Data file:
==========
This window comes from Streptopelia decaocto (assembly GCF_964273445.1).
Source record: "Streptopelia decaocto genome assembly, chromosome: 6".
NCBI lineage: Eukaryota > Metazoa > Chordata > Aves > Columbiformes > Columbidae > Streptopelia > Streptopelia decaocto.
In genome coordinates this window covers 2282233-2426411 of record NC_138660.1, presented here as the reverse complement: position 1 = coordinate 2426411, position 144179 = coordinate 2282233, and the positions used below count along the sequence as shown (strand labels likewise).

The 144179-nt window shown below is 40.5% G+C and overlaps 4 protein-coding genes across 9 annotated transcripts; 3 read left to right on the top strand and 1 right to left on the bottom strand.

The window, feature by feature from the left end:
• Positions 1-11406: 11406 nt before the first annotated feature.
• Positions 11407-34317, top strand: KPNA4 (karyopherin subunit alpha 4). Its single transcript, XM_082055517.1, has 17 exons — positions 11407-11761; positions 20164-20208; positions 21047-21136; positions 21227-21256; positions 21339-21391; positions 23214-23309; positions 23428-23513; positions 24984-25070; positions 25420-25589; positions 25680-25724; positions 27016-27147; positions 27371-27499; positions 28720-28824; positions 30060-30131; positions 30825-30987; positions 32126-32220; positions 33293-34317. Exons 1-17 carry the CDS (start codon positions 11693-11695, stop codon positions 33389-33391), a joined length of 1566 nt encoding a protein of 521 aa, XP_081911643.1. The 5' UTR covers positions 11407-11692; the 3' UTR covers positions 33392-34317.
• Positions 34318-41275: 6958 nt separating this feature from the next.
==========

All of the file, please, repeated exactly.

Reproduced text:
This window comes from Streptopelia decaocto (assembly GCF_964273445.1).
Source record: "Streptopelia decaocto genome assembly, chromosome: 6".
NCBI lineage: Eukaryota > Metazoa > Chordata > Aves > Columbiformes > Columbidae > Streptopelia > Streptopelia decaocto.
In genome coordinates this window covers 2282233-2426411 of record NC_138660.1, presented here as the reverse complement: position 1 = coordinate 2426411, position 144179 = coordinate 2282233, and the positions used below count along the sequence as shown (strand labels likewise).

The 144179-nt window shown below is 40.5% G+C and overlaps 4 protein-coding genes across 9 annotated transcripts; 3 read left to right on the top strand and 1 right to left on the bottom strand.

The window, feature by feature from the left end:
• Positions 1-11406: 11406 nt before the first annotated feature.
• Positions 11407-34317, top strand: KPNA4 (karyopherin subunit alpha 4). Its single transcript, XM_082055517.1, has 17 exons — positions 11407-11761; positions 20164-20208; positions 21047-21136; positions 21227-21256; positions 21339-21391; positions 23214-23309; positions 23428-23513; positions 24984-25070; positions 25420-25589; positions 25680-25724; positions 27016-27147; positions 27371-27499; positions 28720-28824; positions 30060-30131; positions 30825-30987; positions 32126-32220; positions 33293-34317. Exons 1-17 carry the CDS (start codon positions 11693-11695, stop codon positions 33389-33391), a joined length of 1566 nt encoding a protein of 521 aa, XP_081911643.1. The 5' UTR covers positions 11407-11692; the 3' UTR covers positions 33392-34317.
• Positions 34318-41275: 6958 nt separating this feature from the next.